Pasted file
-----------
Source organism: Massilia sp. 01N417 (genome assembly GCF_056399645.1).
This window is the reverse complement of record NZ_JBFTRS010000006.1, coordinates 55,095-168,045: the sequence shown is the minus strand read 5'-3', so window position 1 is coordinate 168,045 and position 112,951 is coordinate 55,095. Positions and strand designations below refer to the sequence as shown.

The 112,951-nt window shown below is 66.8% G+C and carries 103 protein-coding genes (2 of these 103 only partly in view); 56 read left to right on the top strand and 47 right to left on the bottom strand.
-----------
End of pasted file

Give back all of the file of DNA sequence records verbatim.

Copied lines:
Source organism: Massilia sp. 01N417 (genome assembly GCF_056399645.1).
This window is the reverse complement of record NZ_JBFTRS010000006.1, coordinates 55,095-168,045: the sequence shown is the minus strand read 5'-3', so window position 1 is coordinate 168,045 and position 112,951 is coordinate 55,095. Positions and strand designations below refer to the sequence as shown.

The 112,951-nt window shown below is 66.8% G+C and carries 103 protein-coding genes (2 of these 103 only partly in view); 56 read left to right on the top strand and 47 right to left on the bottom strand.